As new webinar recordings are made available to the ConstructionPro Network free member Download Library on a monthly basis, ConstructionPro Week will provide a brief summary of each event for the benefit of its readership. Here is the summary for the August 2014 addition:

 

Significant improvement in construction productivity does not simply require changes in willingness and ability at the crew level; it requires changes in leadership at every level, Michael Casten, founder of Construction Concepts, told professionals attending WPL Publishing’s “Traditional Productivity Improvement Techniques” webinar, a recording of which recently was added to the ConstructionPro Network (ConstructionProNet.com) Download Library free of charge for members. ... Read more.


Volume: 3, Issue: 29 - 07/18/2014

 

By Bruce Jervis

 

It is common, almost standard, for public works construction contracts to stipulate an administrative claim resolution procedure. A contractor must initially submit a claim to an agency official. If the agency denies the claim, the contractor may appeal to an administrative board, whose decision may subsequently be reviewed by a court.

 

A Vermont highway contractor recently argued it could skip this wasteful process and take its claim directly to court. The contractor said the initial claim decision is made by agency employees, who lack objectivity and are not required to conduct a full fact-finding hearing. The appeals board then deferentially reviews the agency’s incomplete and biased findings of fact, essentially rubber stamping the agency decision. The contractor contended this was a denial of due process of law. ... Read more.

 

Featured in this Week’s Construction Claims Advisor:

  • Administrative Claim Procedures Did Not Deny Due Process
  • Subcontractor Recovers Lost Profit Based on Own Testimony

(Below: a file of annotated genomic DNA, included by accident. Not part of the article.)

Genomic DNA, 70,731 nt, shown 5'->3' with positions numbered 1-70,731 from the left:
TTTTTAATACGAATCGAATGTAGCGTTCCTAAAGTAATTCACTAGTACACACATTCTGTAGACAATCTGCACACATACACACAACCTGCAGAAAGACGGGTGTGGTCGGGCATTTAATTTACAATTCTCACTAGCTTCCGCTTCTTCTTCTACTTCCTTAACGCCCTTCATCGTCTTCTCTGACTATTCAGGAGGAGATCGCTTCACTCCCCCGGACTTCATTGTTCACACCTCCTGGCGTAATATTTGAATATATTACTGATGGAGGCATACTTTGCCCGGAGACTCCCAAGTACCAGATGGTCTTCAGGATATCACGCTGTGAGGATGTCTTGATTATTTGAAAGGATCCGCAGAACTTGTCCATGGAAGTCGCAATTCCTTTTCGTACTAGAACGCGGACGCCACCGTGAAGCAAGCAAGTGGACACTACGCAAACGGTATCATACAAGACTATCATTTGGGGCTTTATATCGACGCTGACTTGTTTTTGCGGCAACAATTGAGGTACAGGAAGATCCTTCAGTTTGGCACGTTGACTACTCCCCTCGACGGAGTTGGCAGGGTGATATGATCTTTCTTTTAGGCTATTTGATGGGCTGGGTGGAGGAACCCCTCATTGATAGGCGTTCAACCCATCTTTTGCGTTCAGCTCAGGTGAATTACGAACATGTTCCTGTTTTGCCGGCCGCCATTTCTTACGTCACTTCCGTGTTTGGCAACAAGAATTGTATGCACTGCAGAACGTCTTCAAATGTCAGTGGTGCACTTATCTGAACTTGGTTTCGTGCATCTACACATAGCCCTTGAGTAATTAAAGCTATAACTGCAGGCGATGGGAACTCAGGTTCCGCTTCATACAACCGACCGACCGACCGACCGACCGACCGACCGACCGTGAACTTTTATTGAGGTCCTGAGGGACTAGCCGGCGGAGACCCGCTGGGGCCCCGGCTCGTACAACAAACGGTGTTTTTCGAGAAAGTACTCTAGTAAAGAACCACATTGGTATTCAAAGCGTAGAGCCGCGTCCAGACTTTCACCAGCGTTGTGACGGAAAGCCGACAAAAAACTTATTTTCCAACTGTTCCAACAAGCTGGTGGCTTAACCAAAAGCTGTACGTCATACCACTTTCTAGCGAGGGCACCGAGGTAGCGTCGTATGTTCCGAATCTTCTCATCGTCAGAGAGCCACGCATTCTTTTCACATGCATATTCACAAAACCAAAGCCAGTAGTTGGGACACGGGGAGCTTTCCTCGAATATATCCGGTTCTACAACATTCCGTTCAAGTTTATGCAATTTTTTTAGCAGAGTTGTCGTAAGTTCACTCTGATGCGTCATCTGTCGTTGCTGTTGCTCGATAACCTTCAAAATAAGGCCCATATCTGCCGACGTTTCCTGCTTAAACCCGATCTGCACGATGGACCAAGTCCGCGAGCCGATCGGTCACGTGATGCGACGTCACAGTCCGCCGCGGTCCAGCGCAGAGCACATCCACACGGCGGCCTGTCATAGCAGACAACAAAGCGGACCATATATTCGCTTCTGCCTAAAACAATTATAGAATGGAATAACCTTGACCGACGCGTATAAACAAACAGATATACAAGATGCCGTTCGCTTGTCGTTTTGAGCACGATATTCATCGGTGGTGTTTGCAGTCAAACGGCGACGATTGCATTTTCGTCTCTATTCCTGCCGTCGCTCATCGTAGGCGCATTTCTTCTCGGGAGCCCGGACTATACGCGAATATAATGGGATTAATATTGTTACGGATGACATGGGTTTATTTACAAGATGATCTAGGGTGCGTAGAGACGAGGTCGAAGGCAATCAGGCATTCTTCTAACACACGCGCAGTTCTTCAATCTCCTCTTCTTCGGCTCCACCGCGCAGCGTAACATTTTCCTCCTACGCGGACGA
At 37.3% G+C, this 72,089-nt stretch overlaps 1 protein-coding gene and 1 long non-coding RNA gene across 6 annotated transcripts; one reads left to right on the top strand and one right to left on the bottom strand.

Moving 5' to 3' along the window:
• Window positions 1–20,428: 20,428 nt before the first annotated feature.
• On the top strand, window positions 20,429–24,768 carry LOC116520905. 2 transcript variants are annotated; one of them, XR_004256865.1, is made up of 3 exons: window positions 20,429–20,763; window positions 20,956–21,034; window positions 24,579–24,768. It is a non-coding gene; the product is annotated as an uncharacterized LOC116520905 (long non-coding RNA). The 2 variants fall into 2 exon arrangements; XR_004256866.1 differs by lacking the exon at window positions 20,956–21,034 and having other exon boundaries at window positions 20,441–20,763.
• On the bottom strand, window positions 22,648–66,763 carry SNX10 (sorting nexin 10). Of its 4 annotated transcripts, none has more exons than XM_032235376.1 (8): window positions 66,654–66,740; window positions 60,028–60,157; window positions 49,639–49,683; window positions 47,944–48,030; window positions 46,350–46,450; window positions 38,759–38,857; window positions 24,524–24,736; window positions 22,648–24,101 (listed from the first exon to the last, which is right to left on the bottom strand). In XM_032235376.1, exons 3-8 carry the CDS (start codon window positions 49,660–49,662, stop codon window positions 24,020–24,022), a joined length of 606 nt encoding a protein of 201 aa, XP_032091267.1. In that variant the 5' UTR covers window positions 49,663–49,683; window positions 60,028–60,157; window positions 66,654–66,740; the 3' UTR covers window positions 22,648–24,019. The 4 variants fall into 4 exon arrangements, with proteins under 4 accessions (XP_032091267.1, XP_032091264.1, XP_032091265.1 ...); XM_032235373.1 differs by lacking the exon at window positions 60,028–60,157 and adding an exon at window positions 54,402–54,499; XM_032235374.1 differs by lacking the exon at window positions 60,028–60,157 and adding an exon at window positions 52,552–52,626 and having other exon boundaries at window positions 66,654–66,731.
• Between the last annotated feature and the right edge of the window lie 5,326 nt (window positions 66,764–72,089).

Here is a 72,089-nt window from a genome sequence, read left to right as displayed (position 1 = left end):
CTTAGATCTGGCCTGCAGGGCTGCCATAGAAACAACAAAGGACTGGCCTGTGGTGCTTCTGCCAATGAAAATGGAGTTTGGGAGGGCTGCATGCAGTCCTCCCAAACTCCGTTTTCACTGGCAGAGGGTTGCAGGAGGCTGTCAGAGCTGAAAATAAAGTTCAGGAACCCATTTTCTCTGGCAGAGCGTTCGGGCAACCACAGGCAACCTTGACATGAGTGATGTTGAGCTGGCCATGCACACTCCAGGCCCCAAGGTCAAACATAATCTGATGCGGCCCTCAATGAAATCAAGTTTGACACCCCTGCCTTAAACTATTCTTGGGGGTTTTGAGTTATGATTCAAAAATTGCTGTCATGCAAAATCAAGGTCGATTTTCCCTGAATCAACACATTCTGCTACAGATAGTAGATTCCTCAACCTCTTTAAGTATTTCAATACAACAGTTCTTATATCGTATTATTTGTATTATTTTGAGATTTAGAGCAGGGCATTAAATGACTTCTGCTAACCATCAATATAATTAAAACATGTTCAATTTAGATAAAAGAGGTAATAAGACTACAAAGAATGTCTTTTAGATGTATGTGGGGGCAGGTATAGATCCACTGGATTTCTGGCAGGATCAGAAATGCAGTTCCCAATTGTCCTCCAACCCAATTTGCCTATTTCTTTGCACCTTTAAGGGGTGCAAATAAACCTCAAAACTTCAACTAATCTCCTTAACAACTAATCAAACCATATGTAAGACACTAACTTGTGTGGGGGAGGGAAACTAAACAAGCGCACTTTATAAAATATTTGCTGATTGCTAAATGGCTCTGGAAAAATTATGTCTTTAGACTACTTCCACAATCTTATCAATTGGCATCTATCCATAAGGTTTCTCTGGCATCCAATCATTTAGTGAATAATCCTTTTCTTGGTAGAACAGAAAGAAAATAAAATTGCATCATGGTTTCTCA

By Paul Levin   

 

Drones have been demonstrated to be capable of taking high-resolution aerial photos and videos of construction sites -- and are expected to find other applications, including inspection and transporting materials. ConstructionPro Week seeks your input on these and other uses for drones on construction sites. Please click here to take the survey

 

Respondents will be able to access the survey results and receive future coverage of drone use research. You are welcome to leave comments here.


 

With Version 4 of the Leadership in Energy and Environmental Design (LEED v4) rating system, “there are more requirements for commissioning the electrical distribution system and plumbing systems; make sure they are understood and scoped properly.” This was one of the key pieces of advice that, during a recent interview with ConstructionPro Week, Green Building Services Inc. Principal Richard Manning offered for those professionals striving to achieve commissioning objectives via LEED v4. LEED v4 commissioning is a hot topic, as projects only will be able to be registered under LEED v2009 until next June. Click here to see what else he suggested for meeting LEED v4 commissioning goals.


Volume: 3, Issue: 28 - 07/11/2014

 

By Bruce Jervis

 

When parties commit to binding arbitration of their contract disputes, they assume the arbitrator or arbitrators will apply the terms of the contract in a lawful manner. But, is the arbitrator required to do so? The answer, surprisingly, is not necessarily.

 

An arbitrator in a recent case refused to enforce straightforward waiver and release language against a subcontractor. The arbitrator reasoned that the failure to submit the referenced progress payment requisition into evidence rendered the scope of the release ambiguous. ... Read more.

 

Featured in this Week’s Construction Claims Advisor:

  • Arbitrator Did Not Manifestly Disregard Waiver and Release Language
  • Government Claim against Contractor Asserted Too Late

 

If the design professional in a construction project approves a shop drawing that is contrary to the prime contract specifications, does the owner have a claim against the design professional either for negligence or breach of contract? This is one of several questions that Sherman & Howard LLC’s Stephen Hess fielded during the “Q&A” segment of a recent WPL Publishing webinar. To see how he responded to the inquiry, click here.


 

What tangible effect, if any, will Construction Specifications Institute’s (CSI) recent endorsement of the digital practice documents that American Institute of Architects (AIA) published last year have on the design and construction industry? Will use of the documents and building information modeling (BIM) technology in general soon skyrocket? Click here to read what a pair of AIA officials had to say on the matter during an interview with ConstructionPro Week (CPW).